Special Education Task Force Will Improve Effectiveness And Efficiency Throughout New Jersey

Bipartisan legislation sponsored by Assembly Republican Conference Leader Dave Rible and Sen. Jennifer Beck to create a task force to improve the funding, delivery and effectiveness of special education programs and services in New Jersey was signed into law today by Governor Christie.

“This is a victory for the hundreds of parents I’ve met while visiting schools and special education programs who feel that their kids are falling through the cracks,” Rible, R-Monmouth and Ocean, said. “We can’t walk away from these families and this task force will examine everything to make special education more efficient and effective in a meaningful reform of our system that will benefit our special needs children.

“This is one of the most emotional issues I’ve been involved in, and I’m gratified that Governor Christie signed this bill,” Rible added.

“As we look to reform and improve education throughout the state we cannot ignore our special needs students,” explained Beck, R-Monmouth. “Numerous inconsistencies have been uncovered in special education programs throughout the state. Millions of dollars are being wasted every year on inefficient and ineffective special education programs. Every student is valuable and deserves the best we can provide, but this can be accomplished in a much more efficient manner.”

The Task Force on Improving Special Education for Public School Students will study various issues including:

Methods of classifying and education special needs students.
Best practices for special education.
Strategies to reduce costs associated with out-of-district placements.
Standards to ensure programs meets students’ needs and focus on achievement.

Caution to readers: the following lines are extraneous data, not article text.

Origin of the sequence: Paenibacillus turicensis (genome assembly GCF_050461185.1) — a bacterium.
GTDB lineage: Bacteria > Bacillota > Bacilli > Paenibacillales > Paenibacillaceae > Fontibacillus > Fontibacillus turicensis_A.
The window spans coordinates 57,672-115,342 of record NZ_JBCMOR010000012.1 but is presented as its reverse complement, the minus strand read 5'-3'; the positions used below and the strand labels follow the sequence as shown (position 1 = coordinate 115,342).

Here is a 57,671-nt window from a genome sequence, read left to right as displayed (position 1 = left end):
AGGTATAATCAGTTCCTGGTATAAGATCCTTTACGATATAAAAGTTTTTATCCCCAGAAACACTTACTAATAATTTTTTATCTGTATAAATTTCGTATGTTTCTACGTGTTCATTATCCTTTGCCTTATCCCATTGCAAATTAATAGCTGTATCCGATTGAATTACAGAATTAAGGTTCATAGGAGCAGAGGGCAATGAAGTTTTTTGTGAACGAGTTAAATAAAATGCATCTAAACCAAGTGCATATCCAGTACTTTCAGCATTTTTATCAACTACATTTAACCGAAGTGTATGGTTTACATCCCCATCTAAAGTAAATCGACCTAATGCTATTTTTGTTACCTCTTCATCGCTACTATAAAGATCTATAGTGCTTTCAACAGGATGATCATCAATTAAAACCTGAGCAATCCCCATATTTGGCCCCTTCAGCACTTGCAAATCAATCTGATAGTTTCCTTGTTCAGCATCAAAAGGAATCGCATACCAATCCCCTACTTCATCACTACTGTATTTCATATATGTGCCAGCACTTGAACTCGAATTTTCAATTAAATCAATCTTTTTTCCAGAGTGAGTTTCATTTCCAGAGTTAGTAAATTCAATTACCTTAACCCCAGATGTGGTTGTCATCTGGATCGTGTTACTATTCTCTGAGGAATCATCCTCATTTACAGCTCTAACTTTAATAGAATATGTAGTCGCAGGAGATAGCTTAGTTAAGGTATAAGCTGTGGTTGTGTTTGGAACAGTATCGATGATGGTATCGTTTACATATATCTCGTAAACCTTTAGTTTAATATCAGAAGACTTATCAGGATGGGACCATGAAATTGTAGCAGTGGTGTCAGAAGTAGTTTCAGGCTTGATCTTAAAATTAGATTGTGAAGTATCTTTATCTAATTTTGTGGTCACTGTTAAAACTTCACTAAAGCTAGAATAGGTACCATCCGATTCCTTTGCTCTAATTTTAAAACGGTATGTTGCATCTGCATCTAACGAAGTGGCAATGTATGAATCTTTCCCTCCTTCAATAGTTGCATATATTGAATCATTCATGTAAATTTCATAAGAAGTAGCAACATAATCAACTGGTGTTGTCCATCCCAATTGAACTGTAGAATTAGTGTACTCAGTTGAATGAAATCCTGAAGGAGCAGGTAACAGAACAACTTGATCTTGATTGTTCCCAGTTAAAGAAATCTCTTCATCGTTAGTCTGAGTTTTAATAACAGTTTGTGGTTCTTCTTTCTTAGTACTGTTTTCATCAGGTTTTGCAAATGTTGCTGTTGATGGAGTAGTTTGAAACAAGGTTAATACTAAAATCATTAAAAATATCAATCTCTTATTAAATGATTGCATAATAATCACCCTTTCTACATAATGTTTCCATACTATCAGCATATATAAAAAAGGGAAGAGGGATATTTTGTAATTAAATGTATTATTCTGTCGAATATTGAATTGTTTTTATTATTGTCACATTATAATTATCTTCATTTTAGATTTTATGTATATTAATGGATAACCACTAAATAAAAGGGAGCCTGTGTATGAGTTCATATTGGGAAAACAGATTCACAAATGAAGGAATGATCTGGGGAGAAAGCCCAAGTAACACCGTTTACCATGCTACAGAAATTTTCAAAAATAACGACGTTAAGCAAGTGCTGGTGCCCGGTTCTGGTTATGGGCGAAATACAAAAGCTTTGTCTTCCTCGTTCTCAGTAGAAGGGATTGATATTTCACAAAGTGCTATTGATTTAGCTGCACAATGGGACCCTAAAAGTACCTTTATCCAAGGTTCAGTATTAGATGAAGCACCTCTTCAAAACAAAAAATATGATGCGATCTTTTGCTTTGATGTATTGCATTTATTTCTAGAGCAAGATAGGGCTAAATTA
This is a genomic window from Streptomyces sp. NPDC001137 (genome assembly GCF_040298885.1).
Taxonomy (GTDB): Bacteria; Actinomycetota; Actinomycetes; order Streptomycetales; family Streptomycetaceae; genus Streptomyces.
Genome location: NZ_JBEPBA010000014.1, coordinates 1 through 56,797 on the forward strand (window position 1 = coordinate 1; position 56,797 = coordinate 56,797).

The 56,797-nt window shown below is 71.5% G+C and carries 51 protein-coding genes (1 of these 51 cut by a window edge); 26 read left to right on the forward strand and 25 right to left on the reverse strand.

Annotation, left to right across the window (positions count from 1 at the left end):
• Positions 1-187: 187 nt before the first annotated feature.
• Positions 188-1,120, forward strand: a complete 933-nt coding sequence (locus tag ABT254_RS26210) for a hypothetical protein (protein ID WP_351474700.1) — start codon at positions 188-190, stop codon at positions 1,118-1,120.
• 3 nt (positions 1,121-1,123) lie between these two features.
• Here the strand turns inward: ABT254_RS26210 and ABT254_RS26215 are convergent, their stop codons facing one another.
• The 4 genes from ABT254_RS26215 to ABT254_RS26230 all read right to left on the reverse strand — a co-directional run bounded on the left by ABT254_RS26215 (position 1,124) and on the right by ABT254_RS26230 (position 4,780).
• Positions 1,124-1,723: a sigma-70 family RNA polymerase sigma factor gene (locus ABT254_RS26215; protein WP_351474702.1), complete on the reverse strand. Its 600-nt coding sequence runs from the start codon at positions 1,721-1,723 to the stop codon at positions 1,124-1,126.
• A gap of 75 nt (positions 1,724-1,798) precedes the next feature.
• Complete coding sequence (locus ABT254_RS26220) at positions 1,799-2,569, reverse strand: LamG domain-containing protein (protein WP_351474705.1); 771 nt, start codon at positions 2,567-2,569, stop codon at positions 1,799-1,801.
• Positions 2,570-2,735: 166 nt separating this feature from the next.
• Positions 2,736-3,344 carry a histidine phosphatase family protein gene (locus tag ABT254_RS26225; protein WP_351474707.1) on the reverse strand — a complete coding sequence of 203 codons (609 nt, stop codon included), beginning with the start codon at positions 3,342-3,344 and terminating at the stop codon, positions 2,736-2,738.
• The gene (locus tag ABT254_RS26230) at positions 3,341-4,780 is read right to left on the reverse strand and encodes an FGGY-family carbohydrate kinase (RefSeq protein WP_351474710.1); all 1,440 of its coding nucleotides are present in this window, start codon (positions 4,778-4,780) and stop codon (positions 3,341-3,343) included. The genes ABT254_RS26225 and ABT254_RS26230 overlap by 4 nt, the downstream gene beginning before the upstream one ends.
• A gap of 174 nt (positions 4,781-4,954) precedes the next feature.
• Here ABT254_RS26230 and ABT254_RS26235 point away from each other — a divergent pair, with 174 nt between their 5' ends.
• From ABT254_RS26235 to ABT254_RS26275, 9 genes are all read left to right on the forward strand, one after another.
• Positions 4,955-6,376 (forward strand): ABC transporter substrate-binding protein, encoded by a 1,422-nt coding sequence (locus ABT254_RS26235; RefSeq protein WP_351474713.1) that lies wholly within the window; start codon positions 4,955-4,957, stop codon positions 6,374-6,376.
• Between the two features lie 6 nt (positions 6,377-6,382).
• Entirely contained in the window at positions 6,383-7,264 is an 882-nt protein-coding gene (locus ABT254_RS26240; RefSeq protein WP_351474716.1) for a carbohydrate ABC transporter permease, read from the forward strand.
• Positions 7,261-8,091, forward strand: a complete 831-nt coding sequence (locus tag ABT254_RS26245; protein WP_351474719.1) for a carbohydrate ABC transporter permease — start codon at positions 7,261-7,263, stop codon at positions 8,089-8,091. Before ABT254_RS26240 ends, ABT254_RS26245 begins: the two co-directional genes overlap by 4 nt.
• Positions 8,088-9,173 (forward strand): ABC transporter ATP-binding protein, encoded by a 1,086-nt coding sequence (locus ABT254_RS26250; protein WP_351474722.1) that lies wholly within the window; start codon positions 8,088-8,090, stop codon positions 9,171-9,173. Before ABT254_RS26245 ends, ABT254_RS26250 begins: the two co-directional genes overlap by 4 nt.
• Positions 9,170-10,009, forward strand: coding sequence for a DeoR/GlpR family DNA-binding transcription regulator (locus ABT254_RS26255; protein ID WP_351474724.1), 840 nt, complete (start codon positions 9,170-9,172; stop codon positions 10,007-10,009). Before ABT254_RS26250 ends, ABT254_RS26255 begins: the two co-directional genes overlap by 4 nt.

The task force will consist of the state Education Commissioner and 16 members appointed by the Governor, included parents, teachers, administrators and advocates involved in the special education community. The task force has 180 days after it organizes to present its findings and recommendations.

The bipartisan legislation was also prime-sponsored by Assembly members Mary Pat Angelini, Jason O’Donnell and Donna Simon, and Sen. Teresa M. Ruiz. TLS.

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  1. The first thing they should do is look at the 2011 Augenblick, Palaich and Associates report commissioned by the NJ Dept. of Ed. They reported:

    “ (1) New Jersey might need to consider funding special education based on the actual enrollment of special education students in districts and (2) the state might need to consider some differentiation of funding for higher cost students before the extraordinary aid threshold is reached.”

    Trenton will pay only 1/7 the cost of every single Lakewood child that opts for a Free and Appropriate Public Education (FAPE) either through SCHI or through my vision of bringing an FAPE to the place of the child. This is because the state does not fund each individual student but uses a census-count that uses public school enrollment and funds 1/7 of that count. This is highly prejudicial and probably unconstitutional as applied to Lakewood where thousands need services but funding is 1/7 of the tiny public school count.

    Also, Lakewood has a high number of children receiving extraordinary aid. Lakewood taxpayers have to cover $55,000 before the state begins to cover the expense at all.

  2. Why should the government i.e. us the taxpayers, pay for the cost of special and private education. If these children need special education or private education let families or charities bare the burden. A free basic education is provided for them in the public schools, if they need more help or don’t want to attend public school let their families go out and work to pay for it. I work hard for my money as do many others so why should we pay for your child, we have our own children to worry about. We’re giving poor people free housing they didn’t earn and now you want to give free specialized and private education, let families or charities bare the costs.

  3. Also, let me add, the NJ education budget is set by the legislature every year. The School Funding Reform Act (SFRA) is rarely fully funded so that every district does not actually get its true SFRA set amount per child. Whatever funding the legislature determines for that year, unless there is a court challenge, which now is unlikely, is then divided among NJ’s 590 districts. If one gets more the other gets less.

    I do not see why one district is more worthy than another that Lakewood should not get its fair share . Nobody’s state taxes are raised. Just nobody’s federal taxes were raise when BOE decided to take $5 million in Title I funding from yeshiva kids and used it for public school children to supplement their budget under the school wide program. Your taxes did not go up.

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